Stamp & Stain

from the marshy banks of Glebe Creek to the brick and wood docks of downtown Annapolis, MD... my artwork, ramblings about Freemasonry, and life on the Chesapeake Bay
When you join Freemasonry in Maryland, you are immediately thrust into catechism classes to memorize a number of questions and answers pertaining to the degree you received.  There are three; Entered Apprentice, Fellowcraft, and Master Mason.  At the time I learned the catechism’s for those three degrees, the content was not written down or provided in a cypher book like they are today.  I had to learn them by mouth to ear.  It was one of the most difficult things I’ve done in my life.
Any line officer at a Blue Lodge in the United States of America can appreciate this photo.  Those colored tabs come in handy!  I became interested in becoming a line officer of the lodge shortly after completing my Master Mason degree in 2008.  I volunteered to teach catechism to other Masons for the majority of 2008.  Eventually, the opportunity to join the line officers presented itself and I immediately committed to it.  I started as the Tyler in 2009, Senior Steward in 2010, Junior Deacon in 2011, and I am currently the Senior Deacon for 2012.  All of these officer stations carry with it a number of responsibilities inside and outside the lodge room, the most challenging of which is learning the ritual work for the first 3 degrees of Freemasonry.  I have completely memorized the ritual work for all of the officer stations I have had the privilege to serve in.  I have already memorized all of the ritual work for the Junior Warden.  For the 2013 line of officers, I have been informed that I will be nominated to be elected to Senior Warden, provided my fellow brethren are confident in my abilities to carry out the duties of that station.
For the last two months, I have been working on the lectures of the Worshipful Master, which to anyone who has taken on this task knows, is quite possibly the largest chunk of ritual you will ever work on as an officer.  They’re long and unforgiving.  While sitting here taking a break from memorizing, it dawned on me that I’ve accomplished so much in such a short time and I owe a great deal of that to the many Past Masters of my lodge who aided and assisted me along the way.  I am quite proud of my accomplishments at my Blue Lodge and I certainly don’t mean to gloat about it.  No one can learn these ancient rituals single-handedly.  It requires many good instructors, self-confidence, team work, drive, determination, and a genuine love of the Craft.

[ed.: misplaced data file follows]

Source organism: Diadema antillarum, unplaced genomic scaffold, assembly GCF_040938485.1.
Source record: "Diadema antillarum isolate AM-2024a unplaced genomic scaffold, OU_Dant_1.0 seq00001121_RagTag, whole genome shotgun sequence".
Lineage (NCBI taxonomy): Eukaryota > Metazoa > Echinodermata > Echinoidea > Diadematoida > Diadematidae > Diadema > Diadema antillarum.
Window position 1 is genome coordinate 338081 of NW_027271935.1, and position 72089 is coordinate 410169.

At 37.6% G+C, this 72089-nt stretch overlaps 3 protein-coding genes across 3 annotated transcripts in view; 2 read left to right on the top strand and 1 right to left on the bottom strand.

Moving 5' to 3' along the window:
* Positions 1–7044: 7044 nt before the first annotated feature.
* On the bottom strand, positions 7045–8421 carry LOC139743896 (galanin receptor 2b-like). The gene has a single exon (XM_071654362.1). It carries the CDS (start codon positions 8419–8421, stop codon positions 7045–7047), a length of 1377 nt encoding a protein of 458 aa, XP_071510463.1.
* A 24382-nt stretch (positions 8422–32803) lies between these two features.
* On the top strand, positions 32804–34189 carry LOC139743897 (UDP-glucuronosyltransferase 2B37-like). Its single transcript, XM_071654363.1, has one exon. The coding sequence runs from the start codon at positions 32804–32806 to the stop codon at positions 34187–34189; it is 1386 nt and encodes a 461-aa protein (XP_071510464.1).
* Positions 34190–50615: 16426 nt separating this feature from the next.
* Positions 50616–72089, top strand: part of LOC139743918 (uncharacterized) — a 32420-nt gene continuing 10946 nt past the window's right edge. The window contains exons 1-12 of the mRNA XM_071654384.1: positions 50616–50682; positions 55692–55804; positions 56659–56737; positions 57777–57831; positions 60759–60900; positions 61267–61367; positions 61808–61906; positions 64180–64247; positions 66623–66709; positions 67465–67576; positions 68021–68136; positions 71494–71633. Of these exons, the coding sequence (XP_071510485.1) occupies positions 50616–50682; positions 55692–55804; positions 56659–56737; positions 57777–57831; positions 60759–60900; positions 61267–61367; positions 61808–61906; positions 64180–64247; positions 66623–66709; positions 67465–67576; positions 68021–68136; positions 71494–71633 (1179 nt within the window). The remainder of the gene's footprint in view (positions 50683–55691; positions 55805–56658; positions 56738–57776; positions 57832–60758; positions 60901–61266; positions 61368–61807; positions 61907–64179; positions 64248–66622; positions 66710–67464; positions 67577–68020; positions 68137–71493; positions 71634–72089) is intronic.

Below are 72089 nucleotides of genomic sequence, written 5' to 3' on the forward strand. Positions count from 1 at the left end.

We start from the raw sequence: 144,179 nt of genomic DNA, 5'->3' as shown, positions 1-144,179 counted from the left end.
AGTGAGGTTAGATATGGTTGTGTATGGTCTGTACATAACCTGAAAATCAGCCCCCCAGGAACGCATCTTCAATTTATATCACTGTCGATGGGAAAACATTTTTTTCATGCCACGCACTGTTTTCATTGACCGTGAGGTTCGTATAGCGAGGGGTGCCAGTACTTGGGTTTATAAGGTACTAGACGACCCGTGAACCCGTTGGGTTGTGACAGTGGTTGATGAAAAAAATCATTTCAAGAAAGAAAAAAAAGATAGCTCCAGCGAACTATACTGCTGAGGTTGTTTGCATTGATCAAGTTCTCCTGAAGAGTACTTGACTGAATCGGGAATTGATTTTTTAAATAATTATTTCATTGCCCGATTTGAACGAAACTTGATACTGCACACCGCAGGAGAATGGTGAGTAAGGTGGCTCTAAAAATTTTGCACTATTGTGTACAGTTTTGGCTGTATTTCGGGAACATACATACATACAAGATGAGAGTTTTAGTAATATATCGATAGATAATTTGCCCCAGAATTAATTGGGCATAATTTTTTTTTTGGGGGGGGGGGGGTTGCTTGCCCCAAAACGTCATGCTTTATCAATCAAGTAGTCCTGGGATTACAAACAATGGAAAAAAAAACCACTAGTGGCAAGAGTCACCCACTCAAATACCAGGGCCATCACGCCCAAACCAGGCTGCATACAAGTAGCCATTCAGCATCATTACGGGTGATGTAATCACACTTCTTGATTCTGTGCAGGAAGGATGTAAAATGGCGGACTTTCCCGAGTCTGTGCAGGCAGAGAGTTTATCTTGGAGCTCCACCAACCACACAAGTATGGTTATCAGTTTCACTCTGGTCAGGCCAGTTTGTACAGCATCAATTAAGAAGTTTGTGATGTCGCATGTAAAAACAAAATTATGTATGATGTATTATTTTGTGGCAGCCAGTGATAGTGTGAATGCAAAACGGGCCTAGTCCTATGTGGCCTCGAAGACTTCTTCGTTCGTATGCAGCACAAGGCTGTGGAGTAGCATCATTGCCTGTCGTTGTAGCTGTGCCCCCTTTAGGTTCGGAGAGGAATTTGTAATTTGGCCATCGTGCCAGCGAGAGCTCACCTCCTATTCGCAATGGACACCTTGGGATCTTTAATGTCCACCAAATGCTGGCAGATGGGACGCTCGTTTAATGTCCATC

I have a long road ahead of me between today and the election in December 2013.  I hope I have what it takes to earn the privilege of leading my lodge in 2014.

When you join Freemasonry in Maryland, you are immediately thrust into catechism classes to memorize a number of questions and answers pertaining to the degree you received.  There are three; Entered Apprentice, Fellowcraft, and Master Mason.  At the time I learned the catechism’s for those three degrees, the content was not written down or provided in a cypher book like they are today.  I had to learn them by mouth to ear.  It was one of the most difficult things I’ve done in my life.

Any line officer at a Blue Lodge in the United States of America can appreciate this photo.  Those colored tabs come in handy!  I became interested in becoming a line officer of the lodge shortly after completing my Master Mason degree in 2008.  I volunteered to teach catechism to other Masons for the majority of 2008.  Eventually, the opportunity to join the line officers presented itself and I immediately committed to it.  I started as the Tyler in 2009, Senior Steward in 2010, Junior Deacon in 2011, and I am currently the Senior Deacon for 2012.  All of these officer stations carry with it a number of responsibilities inside and outside the lodge room, the most challenging of which is learning the ritual work for the first 3 degrees of Freemasonry.  I have completely memorized the ritual work for all of the officer stations I have had the privilege to serve in.  I have already memorized all of the ritual work for the Junior Warden.  For the 2013 line of officers, I have been informed that I will be nominated to be elected to Senior Warden, provided my fellow brethren are confident in my abilities to carry out the duties of that station.

For the last two months, I have been working on the lectures of the Worshipful Master, which to anyone who has taken on this task knows, is quite possibly the largest chunk of ritual you will ever work on as an officer.  They’re long and unforgiving.  While sitting here taking a break from memorizing, it dawned on me that I’ve accomplished so much in such a short time and I owe a great deal of that to the many Past Masters of my lodge who aided and assisted me along the way.  I am quite proud of my accomplishments at my Blue Lodge and I certainly don’t mean to gloat about it.  No one can learn these ancient rituals single-handedly.  It requires many good instructors, self-confidence, team work, drive, determination, and a genuine love of the Craft.

I have a long road ahead of me between today and the election in December 2013.  I hope I have what it takes to earn the privilege of leading my lodge in 2014.

  1. freemasonryesoterica reblogged this from ellistinsley
  2. ellistinsley posted this